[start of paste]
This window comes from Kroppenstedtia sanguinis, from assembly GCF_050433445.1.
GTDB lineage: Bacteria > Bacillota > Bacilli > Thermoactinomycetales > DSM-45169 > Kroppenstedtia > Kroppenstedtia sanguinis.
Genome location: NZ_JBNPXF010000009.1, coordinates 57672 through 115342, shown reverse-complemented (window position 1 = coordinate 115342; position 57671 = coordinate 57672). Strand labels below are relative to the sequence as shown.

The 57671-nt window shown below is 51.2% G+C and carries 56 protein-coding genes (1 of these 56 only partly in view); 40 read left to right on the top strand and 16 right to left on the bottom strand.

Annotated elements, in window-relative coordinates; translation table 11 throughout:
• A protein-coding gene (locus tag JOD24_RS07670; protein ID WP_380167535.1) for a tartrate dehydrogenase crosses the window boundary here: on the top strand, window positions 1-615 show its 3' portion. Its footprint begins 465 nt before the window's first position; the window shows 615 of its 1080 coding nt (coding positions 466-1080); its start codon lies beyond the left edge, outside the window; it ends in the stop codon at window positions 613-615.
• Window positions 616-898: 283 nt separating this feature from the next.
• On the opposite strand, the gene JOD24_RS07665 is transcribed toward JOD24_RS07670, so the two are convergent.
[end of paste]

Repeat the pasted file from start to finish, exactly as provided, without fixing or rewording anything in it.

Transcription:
This window comes from Kroppenstedtia sanguinis, from assembly GCF_050433445.1.
GTDB lineage: Bacteria > Bacillota > Bacilli > Thermoactinomycetales > DSM-45169 > Kroppenstedtia > Kroppenstedtia sanguinis.
Genome location: NZ_JBNPXF010000009.1, coordinates 57672 through 115342, shown reverse-complemented (window position 1 = coordinate 115342; position 57671 = coordinate 57672). Strand labels below are relative to the sequence as shown.

The 57671-nt window shown below is 51.2% G+C and carries 56 protein-coding genes (1 of these 56 only partly in view); 40 read left to right on the top strand and 16 right to left on the bottom strand.

Annotated elements, in window-relative coordinates; translation table 11 throughout:
• A protein-coding gene (locus tag JOD24_RS07670; protein ID WP_380167535.1) for a tartrate dehydrogenase crosses the window boundary here: on the top strand, window positions 1-615 show its 3' portion. Its footprint begins 465 nt before the window's first position; the window shows 615 of its 1080 coding nt (coding positions 466-1080); its start codon lies beyond the left edge, outside the window; it ends in the stop codon at window positions 613-615.
• Window positions 616-898: 283 nt separating this feature from the next.
• On the opposite strand, the gene JOD24_RS07665 is transcribed toward JOD24_RS07670, so the two are convergent.